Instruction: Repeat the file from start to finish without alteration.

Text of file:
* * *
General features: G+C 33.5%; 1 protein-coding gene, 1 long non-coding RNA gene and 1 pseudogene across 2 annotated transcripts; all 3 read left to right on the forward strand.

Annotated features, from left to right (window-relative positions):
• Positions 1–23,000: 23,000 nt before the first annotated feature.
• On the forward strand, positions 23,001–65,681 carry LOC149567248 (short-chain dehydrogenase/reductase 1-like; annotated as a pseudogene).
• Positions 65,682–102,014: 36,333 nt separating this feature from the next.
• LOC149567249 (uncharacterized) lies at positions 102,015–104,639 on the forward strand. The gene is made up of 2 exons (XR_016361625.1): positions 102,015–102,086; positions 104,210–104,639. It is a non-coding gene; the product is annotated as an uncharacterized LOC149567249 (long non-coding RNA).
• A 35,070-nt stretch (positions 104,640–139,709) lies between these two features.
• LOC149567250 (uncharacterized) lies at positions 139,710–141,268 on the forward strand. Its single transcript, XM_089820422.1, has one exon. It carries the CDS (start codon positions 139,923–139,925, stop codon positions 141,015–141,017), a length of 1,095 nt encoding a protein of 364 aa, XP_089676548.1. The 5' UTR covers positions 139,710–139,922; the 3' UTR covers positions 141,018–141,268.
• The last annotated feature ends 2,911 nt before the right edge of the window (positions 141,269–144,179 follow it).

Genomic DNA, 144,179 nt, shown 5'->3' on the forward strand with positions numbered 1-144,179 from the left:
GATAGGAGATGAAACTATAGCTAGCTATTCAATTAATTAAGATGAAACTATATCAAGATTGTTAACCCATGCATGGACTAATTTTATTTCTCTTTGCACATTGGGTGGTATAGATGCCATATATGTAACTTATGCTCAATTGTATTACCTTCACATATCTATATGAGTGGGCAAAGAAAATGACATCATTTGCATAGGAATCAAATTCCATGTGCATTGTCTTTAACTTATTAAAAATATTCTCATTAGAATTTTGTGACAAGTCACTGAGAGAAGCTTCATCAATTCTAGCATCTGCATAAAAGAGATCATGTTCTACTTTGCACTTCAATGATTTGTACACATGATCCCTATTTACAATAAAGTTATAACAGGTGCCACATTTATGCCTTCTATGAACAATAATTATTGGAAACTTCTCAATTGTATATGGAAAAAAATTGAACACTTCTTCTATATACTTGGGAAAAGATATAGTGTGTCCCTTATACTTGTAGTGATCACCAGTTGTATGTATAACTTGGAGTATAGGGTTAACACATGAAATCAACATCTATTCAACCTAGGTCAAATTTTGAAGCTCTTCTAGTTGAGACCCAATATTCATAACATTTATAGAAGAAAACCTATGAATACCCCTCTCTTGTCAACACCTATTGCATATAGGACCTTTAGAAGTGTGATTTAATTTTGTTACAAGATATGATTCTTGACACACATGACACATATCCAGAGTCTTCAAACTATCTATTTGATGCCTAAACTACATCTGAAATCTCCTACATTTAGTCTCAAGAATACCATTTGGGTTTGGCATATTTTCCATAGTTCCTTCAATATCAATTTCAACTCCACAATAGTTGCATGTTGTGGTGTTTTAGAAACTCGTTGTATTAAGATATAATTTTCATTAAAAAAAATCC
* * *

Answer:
General features: G+C 33.5%; 1 protein-coding gene, 1 long non-coding RNA gene and 1 pseudogene across 2 annotated transcripts; all 3 read left to right on the forward strand.

Annotated features, from left to right (window-relative positions):
• Positions 1–23,000: 23,000 nt before the first annotated feature.
• On the forward strand, positions 23,001–65,681 carry LOC149567248 (short-chain dehydrogenase/reductase 1-like; annotated as a pseudogene).
• Positions 65,682–102,014: 36,333 nt separating this feature from the next.
• LOC149567249 (uncharacterized) lies at positions 102,015–104,639 on the forward strand. The gene is made up of 2 exons (XR_016361625.1): positions 102,015–102,086; positions 104,210–104,639. It is a non-coding gene; the product is annotated as an uncharacterized LOC149567249 (long non-coding RNA).
• A 35,070-nt stretch (positions 104,640–139,709) lies between these two features.
• LOC149567250 (uncharacterized) lies at positions 139,710–141,268 on the forward strand. Its single transcript, XM_089820422.1, has one exon. It carries the CDS (start codon positions 139,923–139,925, stop codon positions 141,015–141,017), a length of 1,095 nt encoding a protein of 364 aa, XP_089676548.1. The 5' UTR covers positions 139,710–139,922; the 3' UTR covers positions 141,018–141,268.
• The last annotated feature ends 2,911 nt before the right edge of the window (positions 141,269–144,179 follow it).

Genomic DNA, 144,179 nt, shown 5'->3' on the forward strand with positions numbered 1-144,179 from the left:
GATAGGAGATGAAACTATAGCTAGCTATTCAATTAATTAAGATGAAACTATATCAAGATTGTTAACCCATGCATGGACTAATTTTATTTCTCTTTGCACATTGGGTGGTATAGATGCCATATATGTAACTTATGCTCAATTGTATTACCTTCACATATCTATATGAGTGGGCAAAGAAAATGACATCATTTGCATAGGAATCAAATTCCATGTGCATTGTCTTTAACTTATTAAAAATATTCTCATTAGAATTTTGTGACAAGTCACTGAGAGAAGCTTCATCAATTCTAGCATCTGCATAAAAGAGATCATGTTCTACTTTGCACTTCAATGATTTGTACACATGATCCCTATTTACAATAAAGTTATAACAGGTGCCACATTTATGCCTTCTATGAACAATAATTATTGGAAACTTCTCAATTGTATATGGAAAAAAATTGAACACTTCTTCTATATACTTGGGAAAAGATATAGTGTGTCCCTTATACTTGTAGTGATCACCAGTTGTATGTATAACTTGGAGTATAGGGTTAACACATGAAATCAACATCTATTCAACCTAGGTCAAATTTTGAAGCTCTTCTAGTTGAGACCCAATATTCATAACATTTATAGAAGAAAACCTATGAATACCCCTCTCTTGTCAACACCTATTGCATATAGGACCTTTAGAAGTGTGATTTAATTTTGTTACAAGATATGATTCTTGACACACATGACACATATCCAGAGTCTTCAAACTATCTATTTGATGCCTAAACTACATCTGAAATCTCCTACATTTAGTCTCAAGAATACCATTTGGGTTTGGCATATTTTCCATAGTTCCTTCAATATCAATTTCAACTCCACAATAGTTGCATGTTGTGGTGTTTTAGAAACTCGTTGTATTAAGATATAATTTTCATTAAAAAAAATCC